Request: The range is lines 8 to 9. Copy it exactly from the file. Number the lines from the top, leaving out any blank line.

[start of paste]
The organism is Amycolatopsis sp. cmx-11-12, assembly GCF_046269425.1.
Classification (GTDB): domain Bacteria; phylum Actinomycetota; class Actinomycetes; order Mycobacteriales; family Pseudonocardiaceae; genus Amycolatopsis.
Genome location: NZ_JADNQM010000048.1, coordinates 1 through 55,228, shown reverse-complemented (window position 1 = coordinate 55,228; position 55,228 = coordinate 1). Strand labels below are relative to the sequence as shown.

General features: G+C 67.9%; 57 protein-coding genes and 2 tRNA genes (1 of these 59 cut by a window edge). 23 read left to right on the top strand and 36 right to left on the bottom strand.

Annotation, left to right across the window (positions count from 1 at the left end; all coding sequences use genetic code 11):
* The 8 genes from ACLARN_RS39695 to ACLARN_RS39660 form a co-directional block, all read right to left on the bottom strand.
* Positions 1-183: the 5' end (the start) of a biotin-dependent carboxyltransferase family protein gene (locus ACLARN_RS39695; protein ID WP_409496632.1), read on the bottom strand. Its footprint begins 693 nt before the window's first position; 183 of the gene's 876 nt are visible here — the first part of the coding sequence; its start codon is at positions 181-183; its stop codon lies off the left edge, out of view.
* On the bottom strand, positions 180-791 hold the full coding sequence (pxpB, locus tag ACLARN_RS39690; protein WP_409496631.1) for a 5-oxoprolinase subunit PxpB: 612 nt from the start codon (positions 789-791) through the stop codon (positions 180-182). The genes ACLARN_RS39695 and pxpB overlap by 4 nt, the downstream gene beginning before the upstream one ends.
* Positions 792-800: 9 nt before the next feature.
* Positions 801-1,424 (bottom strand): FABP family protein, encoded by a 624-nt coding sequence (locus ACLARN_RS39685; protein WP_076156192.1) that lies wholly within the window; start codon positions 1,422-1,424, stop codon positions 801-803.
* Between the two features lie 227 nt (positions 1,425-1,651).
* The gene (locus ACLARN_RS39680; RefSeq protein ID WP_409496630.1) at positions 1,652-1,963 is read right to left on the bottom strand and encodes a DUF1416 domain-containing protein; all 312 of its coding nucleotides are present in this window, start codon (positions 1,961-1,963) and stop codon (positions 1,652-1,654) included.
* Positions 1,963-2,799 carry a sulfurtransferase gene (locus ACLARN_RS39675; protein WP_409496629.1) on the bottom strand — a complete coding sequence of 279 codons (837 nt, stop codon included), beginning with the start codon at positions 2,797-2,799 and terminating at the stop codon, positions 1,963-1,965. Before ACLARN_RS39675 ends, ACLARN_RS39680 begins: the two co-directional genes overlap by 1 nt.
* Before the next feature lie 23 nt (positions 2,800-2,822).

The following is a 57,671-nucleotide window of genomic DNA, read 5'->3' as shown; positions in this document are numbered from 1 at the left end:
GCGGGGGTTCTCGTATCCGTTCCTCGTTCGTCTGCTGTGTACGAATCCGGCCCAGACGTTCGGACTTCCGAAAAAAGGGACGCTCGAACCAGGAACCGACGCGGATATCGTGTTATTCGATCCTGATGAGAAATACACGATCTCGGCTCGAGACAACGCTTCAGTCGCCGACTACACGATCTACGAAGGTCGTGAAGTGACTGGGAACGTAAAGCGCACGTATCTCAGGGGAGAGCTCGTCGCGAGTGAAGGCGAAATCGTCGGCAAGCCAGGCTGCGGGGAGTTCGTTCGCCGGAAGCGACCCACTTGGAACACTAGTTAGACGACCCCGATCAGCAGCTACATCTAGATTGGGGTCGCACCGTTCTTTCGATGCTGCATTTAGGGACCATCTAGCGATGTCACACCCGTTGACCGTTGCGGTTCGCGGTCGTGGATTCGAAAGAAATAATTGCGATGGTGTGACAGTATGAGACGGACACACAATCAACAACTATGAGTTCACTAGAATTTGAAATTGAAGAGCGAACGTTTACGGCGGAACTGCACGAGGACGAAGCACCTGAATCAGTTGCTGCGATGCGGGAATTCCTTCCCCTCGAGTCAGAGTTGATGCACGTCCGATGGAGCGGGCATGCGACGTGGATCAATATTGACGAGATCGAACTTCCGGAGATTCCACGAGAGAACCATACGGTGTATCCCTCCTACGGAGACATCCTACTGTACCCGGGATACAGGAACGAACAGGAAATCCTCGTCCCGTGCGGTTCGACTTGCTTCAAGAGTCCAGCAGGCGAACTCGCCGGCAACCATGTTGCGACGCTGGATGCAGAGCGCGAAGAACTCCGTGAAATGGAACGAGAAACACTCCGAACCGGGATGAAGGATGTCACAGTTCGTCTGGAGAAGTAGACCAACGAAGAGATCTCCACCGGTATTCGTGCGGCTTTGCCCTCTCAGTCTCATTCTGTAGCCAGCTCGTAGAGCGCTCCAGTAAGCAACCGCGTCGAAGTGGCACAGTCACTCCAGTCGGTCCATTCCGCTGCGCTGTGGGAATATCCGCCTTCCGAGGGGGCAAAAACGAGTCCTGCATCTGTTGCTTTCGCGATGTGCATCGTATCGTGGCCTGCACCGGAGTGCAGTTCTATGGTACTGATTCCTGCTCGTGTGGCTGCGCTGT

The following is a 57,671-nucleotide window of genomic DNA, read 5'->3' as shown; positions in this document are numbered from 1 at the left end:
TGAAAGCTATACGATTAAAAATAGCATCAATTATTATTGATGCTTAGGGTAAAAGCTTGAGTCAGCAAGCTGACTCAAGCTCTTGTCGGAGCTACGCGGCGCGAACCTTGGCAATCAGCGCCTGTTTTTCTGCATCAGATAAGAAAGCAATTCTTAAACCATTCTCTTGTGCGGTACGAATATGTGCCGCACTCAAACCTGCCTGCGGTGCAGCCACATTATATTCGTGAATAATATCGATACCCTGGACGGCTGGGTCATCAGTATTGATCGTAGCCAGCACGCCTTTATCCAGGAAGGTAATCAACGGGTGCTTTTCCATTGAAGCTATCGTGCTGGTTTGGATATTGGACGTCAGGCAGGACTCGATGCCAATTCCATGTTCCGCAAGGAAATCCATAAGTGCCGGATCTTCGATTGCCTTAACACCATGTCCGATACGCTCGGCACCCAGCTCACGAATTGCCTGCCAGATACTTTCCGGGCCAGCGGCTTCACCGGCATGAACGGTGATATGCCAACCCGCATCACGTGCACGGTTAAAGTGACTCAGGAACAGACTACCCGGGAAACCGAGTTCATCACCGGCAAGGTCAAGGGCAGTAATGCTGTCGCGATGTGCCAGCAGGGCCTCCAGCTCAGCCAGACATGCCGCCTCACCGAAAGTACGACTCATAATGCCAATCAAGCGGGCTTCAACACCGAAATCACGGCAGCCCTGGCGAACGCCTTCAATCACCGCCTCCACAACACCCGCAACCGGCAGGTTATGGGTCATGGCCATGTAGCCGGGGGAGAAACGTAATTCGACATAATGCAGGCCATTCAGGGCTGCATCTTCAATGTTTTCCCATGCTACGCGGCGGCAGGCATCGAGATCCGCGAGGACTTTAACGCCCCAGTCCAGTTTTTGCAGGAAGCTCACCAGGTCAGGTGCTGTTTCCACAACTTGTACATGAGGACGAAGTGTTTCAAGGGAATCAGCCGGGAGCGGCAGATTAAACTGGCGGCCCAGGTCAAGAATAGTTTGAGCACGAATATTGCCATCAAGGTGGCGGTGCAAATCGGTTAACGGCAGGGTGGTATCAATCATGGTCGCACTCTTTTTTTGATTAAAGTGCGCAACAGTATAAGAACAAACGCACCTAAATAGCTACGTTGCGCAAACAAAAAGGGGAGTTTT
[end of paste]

* On the bottom strand, positions 180-791 hold the full coding sequence (pxpB, locus tag ACLARN_RS39690; protein WP_409496631.1) for a 5-oxoprolinase subunit PxpB: 612 nt from the start codon (positions 789-791) through the stop codon (positions 180-182). The genes ACLARN_RS39695 and pxpB overlap by 4 nt, the downstream gene beginning before the upstream one ends.
* Positions 792-800: 9 nt before the next feature.